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Table 2: Results of microscopy and culture of vitreous samples from all patients with endophthalmitis

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Table 3: Microbiological findings of vitreous samples from 45 patients with post-operative, post-traumatic and endogenous endophthalmitis yielding significant growth of bacteria or fungus in culture

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Table 4: Antibiotic susceptibility profile of bacterial isolates from different types of endophthalmitis (n=34)


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Best corrected visual acuity (BCVA) at presentation was less than 20/200 in 94 out of 101 (93%, data missing-6) patients. The presenting BCVA of the patients in various groups was compared with the final BCVA after treatment. All patients had a minimum follow up of at least one month. Thirteen patients (12.1%) were lost to follow up. [Figure 1]A shows the comparison of presenting and final BCVA of 32 patients with bacterial endophthalmitis (single bacterial isolate - 31, two bacterial isolates - 1), and 12 patients with fungal endophthalmitis. One patient with mixed fungal and bacterial infection was excluded from this analysis. Although the mean presenting BCVA of patients with bacterial endophthalmitis (LogMAR 2.75) was less than the eyes with fungal endophthalmitis (LogMAR 2.35), the final visual recovery was better in bacterial than fungal (LogMAR 1.78 and 1.93, respectively) endophthalmitis. The difference was, however, not significant. Presenting and final BCVA in patients with Gram-positive (n=19) and Gram-negative (n=13) bacterial infection is shown in [Figure 1]B. The pre- and post-intervention BCVA of bacterial, fungal and culture negative endophthalmitis cases for the three types of endophthalmitis are shown in [Figure 2], [Figure 3], [Figure 4]. In the endogenous endophthalmitis group, data on pre- and post-treatment visual acuity were available for 6 bacterial, 2 fungal and 7 culture endophthalmitis patients [Figure 2]. Post-intervention BCVA remained unchanged or improved by one line or more for 6 of 6 bacterial, 1 of 2 fungal and 6 of 7 culture negative endophthalmitis patients. Analysis of visual acuity before and after treatment, available for 43 post-operative endophthalmitis [Figure 3] patients (bacterial-8, fungal-7, culture negative-28) showed unchanged or improved BCVA after treatment in 8 of 8 bacterial, 5 of 7 fungal and 26 of 28 culture negative endophthalmitis patients. Post-intervention BCVA data of post-traumatic endophthalmitis [Figure 4] available in 35 cases (bacterial-9, fungal-3, culture negative- 23) showed unchanged or improved BCVA in 9 of 9 bacterial, 2 of 3 fungal and 20 of 23 culture negative endophthalmitis patients. Infection was not controlled in two patients with fungal infection and the eyes needed evisceration (PO-1, Aspergillus flavipes, PT-1, Aspergillus fumigatus). Data of two patients with polymicrobial infection in post-traumatic group are not included in the figures. The presenting BCVA in both these cases was PL PR inaccurate and remained same after treatment.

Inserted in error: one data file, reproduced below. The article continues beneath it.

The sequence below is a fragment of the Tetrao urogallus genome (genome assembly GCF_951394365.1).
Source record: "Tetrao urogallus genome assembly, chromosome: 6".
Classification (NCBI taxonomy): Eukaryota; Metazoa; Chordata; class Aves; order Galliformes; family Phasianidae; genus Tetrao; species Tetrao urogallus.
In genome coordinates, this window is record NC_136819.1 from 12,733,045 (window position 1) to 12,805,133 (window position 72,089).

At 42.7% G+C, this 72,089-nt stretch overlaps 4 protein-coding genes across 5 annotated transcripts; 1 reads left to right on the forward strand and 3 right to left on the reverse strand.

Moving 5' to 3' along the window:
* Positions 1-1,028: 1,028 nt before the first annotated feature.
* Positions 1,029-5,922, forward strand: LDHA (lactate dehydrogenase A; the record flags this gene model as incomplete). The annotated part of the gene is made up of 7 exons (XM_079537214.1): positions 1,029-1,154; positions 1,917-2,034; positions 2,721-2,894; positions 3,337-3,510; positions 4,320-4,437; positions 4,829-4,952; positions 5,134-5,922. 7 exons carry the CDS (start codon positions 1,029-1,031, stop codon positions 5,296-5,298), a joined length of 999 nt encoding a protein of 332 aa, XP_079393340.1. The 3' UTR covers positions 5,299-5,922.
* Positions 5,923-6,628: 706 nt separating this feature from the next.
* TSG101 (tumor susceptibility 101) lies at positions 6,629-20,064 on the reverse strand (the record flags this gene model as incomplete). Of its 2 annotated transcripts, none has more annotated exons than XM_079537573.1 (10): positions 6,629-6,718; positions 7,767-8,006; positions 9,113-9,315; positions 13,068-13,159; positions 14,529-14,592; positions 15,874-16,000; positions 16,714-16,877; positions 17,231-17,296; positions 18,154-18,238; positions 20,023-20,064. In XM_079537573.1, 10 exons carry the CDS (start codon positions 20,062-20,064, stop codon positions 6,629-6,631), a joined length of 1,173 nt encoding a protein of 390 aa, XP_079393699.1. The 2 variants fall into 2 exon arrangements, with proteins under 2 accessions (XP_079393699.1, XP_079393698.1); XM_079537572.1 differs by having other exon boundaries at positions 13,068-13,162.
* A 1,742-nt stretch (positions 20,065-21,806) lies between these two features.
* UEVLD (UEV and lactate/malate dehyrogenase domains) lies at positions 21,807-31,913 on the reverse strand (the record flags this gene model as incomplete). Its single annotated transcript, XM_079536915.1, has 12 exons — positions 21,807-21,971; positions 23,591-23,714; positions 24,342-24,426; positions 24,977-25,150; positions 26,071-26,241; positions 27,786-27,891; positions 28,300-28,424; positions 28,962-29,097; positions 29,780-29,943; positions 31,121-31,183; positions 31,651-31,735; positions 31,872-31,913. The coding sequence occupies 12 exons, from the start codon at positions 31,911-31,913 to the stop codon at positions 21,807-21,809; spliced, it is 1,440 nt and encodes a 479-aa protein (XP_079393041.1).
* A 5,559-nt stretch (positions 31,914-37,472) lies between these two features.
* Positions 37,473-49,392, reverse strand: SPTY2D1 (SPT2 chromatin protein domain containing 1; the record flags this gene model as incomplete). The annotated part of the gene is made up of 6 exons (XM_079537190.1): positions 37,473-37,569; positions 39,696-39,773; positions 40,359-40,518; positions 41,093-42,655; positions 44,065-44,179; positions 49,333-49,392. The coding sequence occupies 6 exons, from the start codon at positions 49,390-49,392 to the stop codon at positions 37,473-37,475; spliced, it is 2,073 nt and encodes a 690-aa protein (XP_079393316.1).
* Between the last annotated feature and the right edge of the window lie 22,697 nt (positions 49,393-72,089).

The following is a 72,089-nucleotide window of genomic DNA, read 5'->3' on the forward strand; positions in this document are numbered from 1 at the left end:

Figure 1: Comparison of presenting visual acuity and final visual acuity between (A) patients with bacterial (n=32), fungal (n=12), (B) Gram-negative (n=19) and Gram-positive (n=13) bacterial endophthalmitis.

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Figure 2: Comparison of pre- and post-intervention BCVA (LogMAR) in endogenous endophthalmitis (n=15, bacterial-6, fungal-2, sterile-7, missing data=3).

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Figure 3: Comparison of pre- and post-intervention BCVA (LogMAR) in post-operative endophthalmitis (n=43, bacterial-8, fungal-7, sterile-28, missing data=3).

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Figure 4: Comparison of pre-and-post intervention BCVA (LogMAR) in post-traumatic endophthalmitis (n=35, bacterial-9, fungal-3, sterile-23, missing data=8).

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   Discussion Top


Published in 1975, Forster et al[13] described 54 cases of suspected endophthalmitis seen between July 1969 through March 1975. Several reports have been published from north, south and central India on post-operative endophthalmitis [3],[6],[7],[8] , and one on post-traumatic endophthalmitis [9] . We have earlier reported on the independent risk factors for poor visual outcome in patients with post-operative and post-traumatic endophthalmitis in a multivariate analysis [10] . Of these, only two have analyzed the visual outcome of the patients after treatment [7],[8] . The data presented here nearly represent whole of the eastern State of Odisha because all patients had been referred from various parts of Odisha except six who came from the neighbouring States. Eight patients who developed post-operative endophthalmitis after cataract surgery in this hospital also belonged to Odisha.